Might as well start with Storm G Tanisha Wright, seeing how my mentioning of Wright as a first-team WNBA pick irked some on my Twitter timeline. It’s an opinion vote, so fans can have theirs and it can not count all the same. But mine isn’t a homer pick.
My ballot rules remain the same. A team has to reach the postseason to be considered. Only one pick broke that personal criteria this season, Tulsa’s Gary Kloppenburg as Coach of the Year. The Shock improved its win total, won the regular-season series against the Storm 3-2 to nearly clinch a playoff berth for the first time since relocating from Detroit in 2010 and Tulsa lost five games in overtime, which again, could have helped them get to postseason play. Considering this was done with a young squad that required tough decisions — benching a touted draft pick being one — Klop gets my nod despite not reaching the only goal in pro sports — postseason play to win a championship.
So, back to Wright and the team everyone said would be booty due to offseason surgeries in All-Star mainstays Sue Bird (knee) and Lauren Jackson (hamstring). The Storm finished 17-17, one better than last season with the hobbled stars. The Storm finished at .500, which either matched or is better than three of the Eastern Conference playoff teams. (FYI, there are only four playoff teams) Seattle swept No. 3 seed Phoenix and was 2-2 against No. 2 seed Los Angeles this season. What I’m saying is you can’t tell me Wright shouldn’t be considered a top player in the league because the Storm lost 17 games.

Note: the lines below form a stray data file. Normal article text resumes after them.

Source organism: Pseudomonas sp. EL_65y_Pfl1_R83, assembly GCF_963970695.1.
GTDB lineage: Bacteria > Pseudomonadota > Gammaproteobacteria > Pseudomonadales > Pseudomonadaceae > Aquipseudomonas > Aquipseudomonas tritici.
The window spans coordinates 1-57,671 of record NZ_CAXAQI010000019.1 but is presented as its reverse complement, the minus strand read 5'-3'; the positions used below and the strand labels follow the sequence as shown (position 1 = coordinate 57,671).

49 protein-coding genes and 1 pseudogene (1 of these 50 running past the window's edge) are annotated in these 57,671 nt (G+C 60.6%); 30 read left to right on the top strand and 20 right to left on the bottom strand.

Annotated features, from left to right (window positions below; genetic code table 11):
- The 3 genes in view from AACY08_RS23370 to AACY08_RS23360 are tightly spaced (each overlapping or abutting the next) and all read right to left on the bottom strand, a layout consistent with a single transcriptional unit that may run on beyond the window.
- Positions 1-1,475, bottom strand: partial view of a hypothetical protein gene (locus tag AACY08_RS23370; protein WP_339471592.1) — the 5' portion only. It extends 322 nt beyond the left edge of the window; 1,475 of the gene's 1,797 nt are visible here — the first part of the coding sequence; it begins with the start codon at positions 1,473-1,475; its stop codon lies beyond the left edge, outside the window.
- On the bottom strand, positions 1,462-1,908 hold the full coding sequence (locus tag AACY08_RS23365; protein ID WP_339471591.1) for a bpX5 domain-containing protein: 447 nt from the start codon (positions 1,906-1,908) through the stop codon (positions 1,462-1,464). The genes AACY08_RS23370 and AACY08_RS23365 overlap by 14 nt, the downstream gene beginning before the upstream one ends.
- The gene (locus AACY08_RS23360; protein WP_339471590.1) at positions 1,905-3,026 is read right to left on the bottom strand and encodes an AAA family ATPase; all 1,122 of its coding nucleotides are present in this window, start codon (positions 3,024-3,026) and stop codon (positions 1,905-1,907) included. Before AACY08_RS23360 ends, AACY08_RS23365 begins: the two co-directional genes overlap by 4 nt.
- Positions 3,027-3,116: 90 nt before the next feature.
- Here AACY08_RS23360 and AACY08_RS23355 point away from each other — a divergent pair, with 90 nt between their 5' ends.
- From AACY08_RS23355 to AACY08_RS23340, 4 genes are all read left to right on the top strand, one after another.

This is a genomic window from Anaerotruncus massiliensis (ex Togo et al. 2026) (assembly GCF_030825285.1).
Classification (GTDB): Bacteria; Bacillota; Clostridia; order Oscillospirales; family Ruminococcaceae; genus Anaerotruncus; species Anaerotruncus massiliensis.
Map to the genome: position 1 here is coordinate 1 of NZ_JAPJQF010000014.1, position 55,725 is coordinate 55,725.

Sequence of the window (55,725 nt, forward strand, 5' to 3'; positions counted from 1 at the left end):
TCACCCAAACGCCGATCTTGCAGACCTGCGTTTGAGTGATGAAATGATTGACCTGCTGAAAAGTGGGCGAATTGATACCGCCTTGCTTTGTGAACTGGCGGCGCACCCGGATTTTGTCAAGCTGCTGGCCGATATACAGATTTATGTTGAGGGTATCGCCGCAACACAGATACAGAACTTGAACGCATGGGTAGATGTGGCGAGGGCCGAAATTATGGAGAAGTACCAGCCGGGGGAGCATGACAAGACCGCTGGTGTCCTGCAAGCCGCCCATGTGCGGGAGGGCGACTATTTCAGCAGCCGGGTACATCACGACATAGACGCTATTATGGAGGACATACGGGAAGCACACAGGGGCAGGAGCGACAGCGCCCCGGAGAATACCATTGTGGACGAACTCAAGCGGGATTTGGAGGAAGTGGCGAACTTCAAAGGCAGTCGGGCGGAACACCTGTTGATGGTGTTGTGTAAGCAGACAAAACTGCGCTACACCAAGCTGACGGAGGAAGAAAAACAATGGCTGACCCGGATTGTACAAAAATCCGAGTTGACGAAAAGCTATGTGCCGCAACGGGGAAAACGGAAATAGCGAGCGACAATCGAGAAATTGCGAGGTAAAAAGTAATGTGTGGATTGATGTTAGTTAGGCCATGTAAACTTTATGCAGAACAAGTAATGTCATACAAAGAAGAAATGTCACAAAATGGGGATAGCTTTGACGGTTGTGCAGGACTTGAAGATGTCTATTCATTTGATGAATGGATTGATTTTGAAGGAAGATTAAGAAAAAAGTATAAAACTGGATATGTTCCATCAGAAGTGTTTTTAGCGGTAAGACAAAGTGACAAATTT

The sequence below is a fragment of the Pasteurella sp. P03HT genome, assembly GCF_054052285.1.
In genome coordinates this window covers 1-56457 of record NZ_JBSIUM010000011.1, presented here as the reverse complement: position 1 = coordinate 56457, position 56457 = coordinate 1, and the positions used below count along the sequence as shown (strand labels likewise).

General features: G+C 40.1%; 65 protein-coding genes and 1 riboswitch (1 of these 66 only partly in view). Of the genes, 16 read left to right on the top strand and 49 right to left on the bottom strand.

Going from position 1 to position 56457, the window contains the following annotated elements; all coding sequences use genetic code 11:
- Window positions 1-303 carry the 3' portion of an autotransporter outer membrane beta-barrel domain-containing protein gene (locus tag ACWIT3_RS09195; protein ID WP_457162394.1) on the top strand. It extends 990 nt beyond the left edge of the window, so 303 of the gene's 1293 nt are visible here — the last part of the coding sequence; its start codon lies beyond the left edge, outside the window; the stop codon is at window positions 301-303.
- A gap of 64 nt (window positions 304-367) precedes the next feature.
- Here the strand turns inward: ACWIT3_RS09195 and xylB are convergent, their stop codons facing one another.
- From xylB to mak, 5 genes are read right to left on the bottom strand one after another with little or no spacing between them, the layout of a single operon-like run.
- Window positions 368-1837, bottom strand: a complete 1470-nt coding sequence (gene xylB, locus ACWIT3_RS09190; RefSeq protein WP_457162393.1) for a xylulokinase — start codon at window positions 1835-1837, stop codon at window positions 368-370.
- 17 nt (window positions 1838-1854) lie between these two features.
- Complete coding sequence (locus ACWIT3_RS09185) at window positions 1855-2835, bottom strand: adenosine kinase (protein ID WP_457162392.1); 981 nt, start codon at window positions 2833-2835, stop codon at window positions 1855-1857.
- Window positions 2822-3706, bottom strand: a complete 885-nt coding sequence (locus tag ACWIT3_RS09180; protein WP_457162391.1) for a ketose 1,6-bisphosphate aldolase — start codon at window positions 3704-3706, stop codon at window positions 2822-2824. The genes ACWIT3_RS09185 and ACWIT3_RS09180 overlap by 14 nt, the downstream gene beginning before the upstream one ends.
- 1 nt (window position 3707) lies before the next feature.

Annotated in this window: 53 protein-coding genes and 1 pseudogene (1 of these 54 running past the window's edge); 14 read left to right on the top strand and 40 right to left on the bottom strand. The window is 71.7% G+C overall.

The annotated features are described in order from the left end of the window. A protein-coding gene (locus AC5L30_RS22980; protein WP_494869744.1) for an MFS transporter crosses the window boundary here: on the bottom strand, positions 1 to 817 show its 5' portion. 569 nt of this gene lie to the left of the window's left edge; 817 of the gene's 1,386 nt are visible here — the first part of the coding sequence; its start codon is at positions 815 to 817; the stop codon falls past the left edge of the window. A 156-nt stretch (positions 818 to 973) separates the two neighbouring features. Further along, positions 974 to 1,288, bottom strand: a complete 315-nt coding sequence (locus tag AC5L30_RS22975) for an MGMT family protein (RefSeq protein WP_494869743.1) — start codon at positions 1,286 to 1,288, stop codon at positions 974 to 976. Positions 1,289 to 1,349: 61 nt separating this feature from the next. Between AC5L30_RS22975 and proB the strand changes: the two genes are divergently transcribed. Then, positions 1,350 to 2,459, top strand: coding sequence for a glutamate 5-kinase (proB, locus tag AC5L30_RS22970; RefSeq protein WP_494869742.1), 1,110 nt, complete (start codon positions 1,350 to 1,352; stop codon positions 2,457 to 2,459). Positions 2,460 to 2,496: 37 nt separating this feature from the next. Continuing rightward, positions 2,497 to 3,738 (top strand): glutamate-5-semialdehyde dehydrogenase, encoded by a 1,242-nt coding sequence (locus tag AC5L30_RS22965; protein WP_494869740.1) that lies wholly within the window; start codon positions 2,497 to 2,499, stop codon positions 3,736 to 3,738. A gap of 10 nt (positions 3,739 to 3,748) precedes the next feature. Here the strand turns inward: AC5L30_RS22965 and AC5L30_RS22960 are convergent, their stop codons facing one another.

I vote by position — the old-school small forward, power forward, center, point guard, shooting guard lineup. The WNBA also requires voters to vote players by the position they start, so Candace Parker can play all over the court if coach Carol Ross would like, Parker is still a center on my ballot and not better than Sylvia Fowles (Chicago), so Parker is all-WNBA second-team.
August 13, 2013 at 9:00 AM
In a Storm season sans All-Stars Lauren Jackson (hamstring) and Sue Bird (knee), it turns out consistency and not talent is Seattle’s biggest question mark. Co-captains Tanisha Wright and Camille Little solidified an entertaining inside-outside bond in 2010. Tina Thompson is a living legend and Temeka Johnson is among the best PGs in the WNBA.
So, talent is there. Even reserves Tianna Hawkins, a 2013 first-round draft pick, Noelle Quinn, Ashley Robinson and Alysha Clark are respected in the league. But consistency among the group has been as elusive as championships. The weekend’s polarized games between San Antonio are a prime example, losing badly on Friday only to execute one of the Storm’s better games in a win on Sunday.